from South Korea and Japan will meet on Sunday (Dec 27) to prepare for
talks between their foreign ministers to settle a row over wartime sex
slaves which has long strained relations.
The ministers will hold a one-day meeting in Seoul on Monday to
discuss the issue of "comfort women" forced to work in Japanese military
brothels during World War II, and other matters.
South Korean President Park Geun Hye has said settlement of the issue
remains the "greatest stumbling block" to friendlier ties.
When she met Japanese Prime Minister Shinzo Abe in Seoul last month
for a rare summit, they agreed to speed up talks on the issue. The
foreign ministers’ meeting on Monday is part of such efforts.
Up to 200,000 women are estimated to have been sexually enslaved by
Japan during the war, many of them Korean.
There are only 46 elderly Korean survivors.
Seoul is demanding a formal apology and compensation for the Korean
survivors, claiming a 1965 agreement has no relevance to the issue.
Japan issued a landmark 1993 statement that expressed "sincere
apologies and remorse" to the women "who suffered immeasurable pain and
incurable physical and psychological wounds as comfort women".
Mr Abe, who once added fuel to the row by questioning whether comfort
women were really "forced" against their will to serve Japanese
soldiers, says his government stands by the 1993 statement.
But Japan has long maintained that the dispute was settled in a 1965
normalisation agreement with South Korea, which saw Tokyo make a total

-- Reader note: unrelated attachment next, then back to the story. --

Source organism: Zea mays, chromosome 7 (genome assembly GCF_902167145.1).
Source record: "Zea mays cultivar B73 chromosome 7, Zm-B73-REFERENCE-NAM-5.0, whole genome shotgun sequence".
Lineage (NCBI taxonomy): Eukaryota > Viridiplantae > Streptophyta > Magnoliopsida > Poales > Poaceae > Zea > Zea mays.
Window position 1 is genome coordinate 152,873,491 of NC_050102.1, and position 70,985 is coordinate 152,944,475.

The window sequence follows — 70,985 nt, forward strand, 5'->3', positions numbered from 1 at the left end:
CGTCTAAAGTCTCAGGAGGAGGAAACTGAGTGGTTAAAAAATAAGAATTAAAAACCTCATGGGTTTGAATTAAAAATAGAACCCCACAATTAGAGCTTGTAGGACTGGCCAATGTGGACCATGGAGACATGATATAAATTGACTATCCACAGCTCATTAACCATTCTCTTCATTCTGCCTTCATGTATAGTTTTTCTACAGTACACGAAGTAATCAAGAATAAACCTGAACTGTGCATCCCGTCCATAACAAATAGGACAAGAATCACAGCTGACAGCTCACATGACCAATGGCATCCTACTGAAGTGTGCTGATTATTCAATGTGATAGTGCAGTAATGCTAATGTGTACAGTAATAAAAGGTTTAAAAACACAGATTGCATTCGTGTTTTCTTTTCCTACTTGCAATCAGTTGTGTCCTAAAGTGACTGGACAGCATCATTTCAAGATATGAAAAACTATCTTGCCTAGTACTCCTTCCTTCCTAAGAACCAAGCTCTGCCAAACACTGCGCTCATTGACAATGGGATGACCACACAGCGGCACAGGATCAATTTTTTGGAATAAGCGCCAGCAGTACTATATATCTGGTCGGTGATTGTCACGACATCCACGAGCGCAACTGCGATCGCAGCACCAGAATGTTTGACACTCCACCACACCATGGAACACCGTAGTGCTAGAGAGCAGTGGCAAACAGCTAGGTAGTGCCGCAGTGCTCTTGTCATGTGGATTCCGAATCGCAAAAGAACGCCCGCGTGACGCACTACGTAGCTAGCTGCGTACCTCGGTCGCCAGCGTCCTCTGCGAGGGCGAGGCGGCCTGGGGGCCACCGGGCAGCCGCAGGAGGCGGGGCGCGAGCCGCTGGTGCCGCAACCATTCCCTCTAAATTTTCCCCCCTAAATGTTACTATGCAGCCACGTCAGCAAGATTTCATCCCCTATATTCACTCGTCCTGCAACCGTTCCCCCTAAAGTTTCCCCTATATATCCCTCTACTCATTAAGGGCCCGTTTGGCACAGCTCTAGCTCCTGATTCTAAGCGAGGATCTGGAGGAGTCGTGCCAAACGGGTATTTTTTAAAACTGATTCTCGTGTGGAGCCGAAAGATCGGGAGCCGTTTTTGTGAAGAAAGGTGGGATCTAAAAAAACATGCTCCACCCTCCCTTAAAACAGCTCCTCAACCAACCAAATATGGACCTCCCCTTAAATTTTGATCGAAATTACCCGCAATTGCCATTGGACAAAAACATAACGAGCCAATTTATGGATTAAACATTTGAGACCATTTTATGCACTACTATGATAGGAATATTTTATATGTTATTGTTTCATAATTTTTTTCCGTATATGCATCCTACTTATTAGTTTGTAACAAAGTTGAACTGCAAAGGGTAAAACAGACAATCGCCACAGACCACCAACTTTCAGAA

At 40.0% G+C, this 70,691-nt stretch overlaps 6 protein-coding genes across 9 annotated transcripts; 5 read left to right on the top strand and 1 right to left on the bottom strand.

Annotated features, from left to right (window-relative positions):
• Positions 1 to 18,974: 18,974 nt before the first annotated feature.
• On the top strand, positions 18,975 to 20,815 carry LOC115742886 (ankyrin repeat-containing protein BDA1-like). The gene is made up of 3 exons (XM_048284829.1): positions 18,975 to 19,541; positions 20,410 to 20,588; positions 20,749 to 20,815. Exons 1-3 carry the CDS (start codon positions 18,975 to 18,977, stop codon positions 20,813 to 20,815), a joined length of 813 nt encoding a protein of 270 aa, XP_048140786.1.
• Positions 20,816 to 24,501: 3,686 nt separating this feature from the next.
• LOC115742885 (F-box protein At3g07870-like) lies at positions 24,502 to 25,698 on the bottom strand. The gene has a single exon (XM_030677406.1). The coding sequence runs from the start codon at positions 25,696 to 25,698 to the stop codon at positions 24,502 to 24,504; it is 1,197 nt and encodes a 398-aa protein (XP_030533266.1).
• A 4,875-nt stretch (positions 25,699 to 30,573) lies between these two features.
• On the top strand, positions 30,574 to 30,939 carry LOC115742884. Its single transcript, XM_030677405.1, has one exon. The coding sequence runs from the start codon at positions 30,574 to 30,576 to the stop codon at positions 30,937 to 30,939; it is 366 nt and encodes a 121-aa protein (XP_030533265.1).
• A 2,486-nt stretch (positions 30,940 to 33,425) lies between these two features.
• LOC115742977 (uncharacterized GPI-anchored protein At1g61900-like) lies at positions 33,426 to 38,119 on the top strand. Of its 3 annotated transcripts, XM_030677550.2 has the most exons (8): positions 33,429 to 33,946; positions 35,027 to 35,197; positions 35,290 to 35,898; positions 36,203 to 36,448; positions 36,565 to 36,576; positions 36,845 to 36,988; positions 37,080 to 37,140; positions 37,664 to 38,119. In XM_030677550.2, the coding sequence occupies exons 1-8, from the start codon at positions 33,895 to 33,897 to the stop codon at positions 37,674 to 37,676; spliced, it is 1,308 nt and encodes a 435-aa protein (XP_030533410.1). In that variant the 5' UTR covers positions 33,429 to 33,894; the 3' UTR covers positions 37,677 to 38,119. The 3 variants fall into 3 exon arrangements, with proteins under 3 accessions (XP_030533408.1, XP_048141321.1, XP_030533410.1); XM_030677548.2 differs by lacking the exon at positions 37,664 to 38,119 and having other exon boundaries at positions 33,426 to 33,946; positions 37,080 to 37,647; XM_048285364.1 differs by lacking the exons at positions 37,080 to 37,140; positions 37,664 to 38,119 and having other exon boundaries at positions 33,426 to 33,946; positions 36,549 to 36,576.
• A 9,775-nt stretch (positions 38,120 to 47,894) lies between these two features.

payment of US$800 million in grants or loans to its former colony.
In a fresh irritant ahead of the talks, Japanese news reports said
Seoul was reviewing the relocation of a statue symbolising the "comfort
women" at the request of Tokyo. The statue currently stands in front of
the Japanese Embassy in Seoul.
South Korean Foreign Ministry spokesman Cho June Hyuck on Saturday
dismissed the reports as "preposterous".
交部发言人Cho June Hyuck，周六反驳
Other Japanese reports said Japan would offer the establishment of a
joint fund for the survivors as a way to settle the issue once and for
"Nothing has been determined yet but preposterous media reports keep
coming out of Japan", Mr Cho told journalists.
The reports were angering South Korean people and "raising a strong
question whether Japan is approaching the foreign ministers’ talks with
any sincerity", he said.
The Foreign Ministry said on its Facebook page that the statue in
question was set up by civilians and the government had no say over its
Before last month’s meeting in Seoul, Ms Park had rebuffed all
previous bilateral summit proposals, arguing that Tokyo had yet to
properly atone for its wartime past and 1910-1945 colonial rule.
At the senior officials’ talks on Sunday afternoon, Mr Lee Sang Deok,
the director-general of North-east Asian affairs at the Foreign
Ministry, will meet his Japanese counterpart Kimihiro Ishikane.
日的下午的高级官员会谈上，Lee Sang Deok先生，外交
The endless row over Japan’s wartime conduct has been a diplomatic
headache for the United States, which is seeking to strengthen security
cooperation with the two allies against nuclear-armed North Korea and
its ally China.
来源:The Straits Times